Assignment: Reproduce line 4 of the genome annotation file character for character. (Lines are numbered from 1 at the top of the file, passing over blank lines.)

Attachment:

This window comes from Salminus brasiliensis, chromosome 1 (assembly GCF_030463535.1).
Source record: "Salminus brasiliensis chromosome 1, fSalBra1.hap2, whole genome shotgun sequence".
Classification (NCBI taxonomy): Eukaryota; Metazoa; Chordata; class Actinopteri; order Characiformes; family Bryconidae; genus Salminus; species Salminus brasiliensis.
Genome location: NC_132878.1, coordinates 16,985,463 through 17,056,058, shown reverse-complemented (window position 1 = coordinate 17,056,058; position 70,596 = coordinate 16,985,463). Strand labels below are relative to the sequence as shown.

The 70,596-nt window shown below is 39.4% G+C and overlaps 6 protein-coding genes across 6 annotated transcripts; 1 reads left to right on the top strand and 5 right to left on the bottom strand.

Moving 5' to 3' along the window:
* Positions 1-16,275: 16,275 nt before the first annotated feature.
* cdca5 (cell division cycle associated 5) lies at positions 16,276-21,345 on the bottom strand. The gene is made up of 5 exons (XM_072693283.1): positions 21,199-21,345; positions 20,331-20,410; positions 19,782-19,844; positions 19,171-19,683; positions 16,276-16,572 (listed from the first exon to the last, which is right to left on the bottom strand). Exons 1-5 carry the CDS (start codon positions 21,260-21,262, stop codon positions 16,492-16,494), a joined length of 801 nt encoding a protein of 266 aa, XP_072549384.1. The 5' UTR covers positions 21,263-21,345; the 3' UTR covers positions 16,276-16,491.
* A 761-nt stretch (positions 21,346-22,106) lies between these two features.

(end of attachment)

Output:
Genome location: NC_132878.1, coordinates 16,985,463 through 17,056,058, shown reverse-complemented (window position 1 = coordinate 17,056,058; position 70,596 = coordinate 16,985,463). Strand labels below are relative to the sequence as shown.